Fionnuala Halligan assesses Thierry Fremaux’s decision to stop screening Cannes Competition films for press ahead of their evening world premieres.

Cannes generic new site

Source: Cannes Film Festival

Wouldn’t it be exciting if Cannes held simultaneous screenings for audiences and the press? Perhaps. What viewer doesn’t like “total suspense” (as Thierry Fremaux put it to French trade Le Film Francais)? But what will change, exactly?

The press will still run out to dash off a review of a complex film that took years to make, tweeting along the way. The filmmaker will still see her or his labour of love hurriedly parsed, praised or passed over within an hour of the credits.

The big difference is that the filmmaker gets her or his moment on the red carpet to proudly present their film without the slings and arrows of outrageous critics stinging their eyes. (This restlessness on the part of Cannes is said to have come after Sean Penn’s humiliating experience on The Last Face in 2016, a film Cannes should never have programmed in Competition.)

But nothing else is altered. Press already see a Competition film at 8.30am and 7.30 pm and write about it immediately after, so neither the timings nor the workload changes. And Cannes continues to stoke suspense and the media on the one hand while claiming on the other to abhor the tweetings and hurried reviews.

The question is simple: why doesn’t Cannes just impose an embargo? Every studio does it, every week, successfully. Berlin just did it, embargoing all reviews and social media until 20 minutes after the start of the first public screening and assiduously policing it. The critics love it, as we get hours to write our reviews, having seen the film that morning. The filmmakers and the films benefit, as the reviews are more measured. And there’s no scrum. (Unless you really like a scrum, while vociferously protesting that you don’t.)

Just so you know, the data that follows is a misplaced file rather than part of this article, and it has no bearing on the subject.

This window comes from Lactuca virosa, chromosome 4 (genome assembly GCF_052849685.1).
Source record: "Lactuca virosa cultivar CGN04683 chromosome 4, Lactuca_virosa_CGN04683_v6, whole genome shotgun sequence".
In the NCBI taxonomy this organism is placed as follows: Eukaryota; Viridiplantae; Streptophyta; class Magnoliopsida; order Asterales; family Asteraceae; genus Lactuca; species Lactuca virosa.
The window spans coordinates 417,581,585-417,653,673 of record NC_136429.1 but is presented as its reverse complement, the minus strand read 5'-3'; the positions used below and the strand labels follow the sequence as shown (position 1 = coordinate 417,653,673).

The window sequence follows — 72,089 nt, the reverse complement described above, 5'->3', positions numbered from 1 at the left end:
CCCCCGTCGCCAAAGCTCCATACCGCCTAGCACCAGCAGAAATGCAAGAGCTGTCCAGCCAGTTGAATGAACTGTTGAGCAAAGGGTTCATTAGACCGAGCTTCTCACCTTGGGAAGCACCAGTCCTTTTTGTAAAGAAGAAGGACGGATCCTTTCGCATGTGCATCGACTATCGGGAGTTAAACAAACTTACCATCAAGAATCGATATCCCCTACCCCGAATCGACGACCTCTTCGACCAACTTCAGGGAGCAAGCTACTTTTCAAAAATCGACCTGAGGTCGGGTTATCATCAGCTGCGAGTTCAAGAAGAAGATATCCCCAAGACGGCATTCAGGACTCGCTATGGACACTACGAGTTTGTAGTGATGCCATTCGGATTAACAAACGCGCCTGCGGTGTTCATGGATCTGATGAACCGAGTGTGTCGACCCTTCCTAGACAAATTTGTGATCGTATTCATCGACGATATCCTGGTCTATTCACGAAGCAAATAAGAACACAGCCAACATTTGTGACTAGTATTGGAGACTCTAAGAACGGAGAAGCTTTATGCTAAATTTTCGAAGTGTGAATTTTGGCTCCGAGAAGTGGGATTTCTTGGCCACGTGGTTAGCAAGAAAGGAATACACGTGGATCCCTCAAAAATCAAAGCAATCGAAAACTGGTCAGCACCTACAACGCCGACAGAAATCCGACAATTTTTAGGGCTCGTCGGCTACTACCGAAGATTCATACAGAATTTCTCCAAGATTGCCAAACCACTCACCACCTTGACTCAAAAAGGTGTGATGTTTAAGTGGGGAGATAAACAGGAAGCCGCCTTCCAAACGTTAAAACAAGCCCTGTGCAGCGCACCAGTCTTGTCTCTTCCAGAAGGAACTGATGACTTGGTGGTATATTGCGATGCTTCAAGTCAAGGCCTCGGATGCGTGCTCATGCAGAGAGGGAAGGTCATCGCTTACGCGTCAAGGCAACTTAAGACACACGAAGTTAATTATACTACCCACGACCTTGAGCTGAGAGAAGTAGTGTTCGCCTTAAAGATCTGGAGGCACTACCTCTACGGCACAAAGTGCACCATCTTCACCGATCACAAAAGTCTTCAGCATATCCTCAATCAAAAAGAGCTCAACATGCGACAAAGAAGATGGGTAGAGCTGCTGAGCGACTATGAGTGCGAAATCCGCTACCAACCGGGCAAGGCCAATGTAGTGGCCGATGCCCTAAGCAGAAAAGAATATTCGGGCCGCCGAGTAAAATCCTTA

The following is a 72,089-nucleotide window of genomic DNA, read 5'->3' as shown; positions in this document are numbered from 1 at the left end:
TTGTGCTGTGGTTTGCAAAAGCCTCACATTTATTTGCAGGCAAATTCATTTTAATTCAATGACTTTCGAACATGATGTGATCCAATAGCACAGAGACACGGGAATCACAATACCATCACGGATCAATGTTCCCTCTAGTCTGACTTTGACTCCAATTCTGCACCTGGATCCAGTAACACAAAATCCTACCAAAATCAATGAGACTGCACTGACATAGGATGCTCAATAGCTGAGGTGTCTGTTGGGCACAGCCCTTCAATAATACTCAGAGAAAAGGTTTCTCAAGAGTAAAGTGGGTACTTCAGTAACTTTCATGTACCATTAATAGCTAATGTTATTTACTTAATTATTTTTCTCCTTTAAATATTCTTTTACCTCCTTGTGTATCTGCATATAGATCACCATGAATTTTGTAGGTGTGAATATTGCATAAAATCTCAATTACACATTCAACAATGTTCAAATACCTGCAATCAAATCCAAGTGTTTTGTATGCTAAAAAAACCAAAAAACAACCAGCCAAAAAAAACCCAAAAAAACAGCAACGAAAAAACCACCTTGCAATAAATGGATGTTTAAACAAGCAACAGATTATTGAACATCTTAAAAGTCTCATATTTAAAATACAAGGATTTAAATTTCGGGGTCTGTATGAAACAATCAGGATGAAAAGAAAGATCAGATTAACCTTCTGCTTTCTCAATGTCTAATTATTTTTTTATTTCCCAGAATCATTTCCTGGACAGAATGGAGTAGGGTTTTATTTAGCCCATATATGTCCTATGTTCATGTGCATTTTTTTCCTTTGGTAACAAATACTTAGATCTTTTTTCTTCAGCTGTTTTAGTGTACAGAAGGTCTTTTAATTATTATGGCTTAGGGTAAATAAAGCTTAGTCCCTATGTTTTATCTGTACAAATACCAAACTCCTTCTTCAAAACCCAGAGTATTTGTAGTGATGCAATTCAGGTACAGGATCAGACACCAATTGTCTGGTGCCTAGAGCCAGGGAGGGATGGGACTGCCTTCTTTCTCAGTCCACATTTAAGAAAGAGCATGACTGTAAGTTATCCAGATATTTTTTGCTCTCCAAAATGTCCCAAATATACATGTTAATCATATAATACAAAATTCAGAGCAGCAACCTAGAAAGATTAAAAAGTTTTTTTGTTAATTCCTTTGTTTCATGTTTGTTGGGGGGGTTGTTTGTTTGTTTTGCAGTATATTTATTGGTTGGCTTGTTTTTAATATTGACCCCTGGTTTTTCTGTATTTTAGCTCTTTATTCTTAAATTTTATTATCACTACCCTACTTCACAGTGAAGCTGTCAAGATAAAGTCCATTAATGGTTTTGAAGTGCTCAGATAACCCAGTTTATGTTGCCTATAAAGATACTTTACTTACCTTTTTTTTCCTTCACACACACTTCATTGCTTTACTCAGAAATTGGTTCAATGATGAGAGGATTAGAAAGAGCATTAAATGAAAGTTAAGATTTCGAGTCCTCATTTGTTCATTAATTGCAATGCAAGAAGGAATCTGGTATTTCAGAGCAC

We all have to remember that on one hand, lie the films. On the other, the audience. Somewhere in between – call them conduits – are festivals and the press. But the true relationship lies between the filmmaker and her or his viewers: festivals and press, what we have in common is that we’re completely peripheral players to that essential alchemy.

Cannes is a gateway, a powerful one, and so is the media, and we rely on each other – to such an extent that if Cannes imposed an embargo on reviews and social media until a stipulated time, like Berlin, it would be respected, like Berlin. Who would risk losing their pass? It’s hard enough to get one in the first place.

In Toronto, the public screenings mostly come first with the press and industry following later: tickets to the public screenings will be found for certain critics when sales are important and the clock is ticking on their reviews. Venice has followed the example of Cannes and allowed all social media and reviews to run after the first press screening, which comes before public, although every year the picture is highly confused there.

Film criticism is really a profession on the ropes and one particularly hurt by the rise of social media. Yet festivals are the one place when films are particularly vulnerable to it: if we all remember – Cannes, the press, everyone – why we are there and really believe it’s about the film and the filmmaker, then let’s do what we all can to give their creations the best shot at a considered, thoughtful review.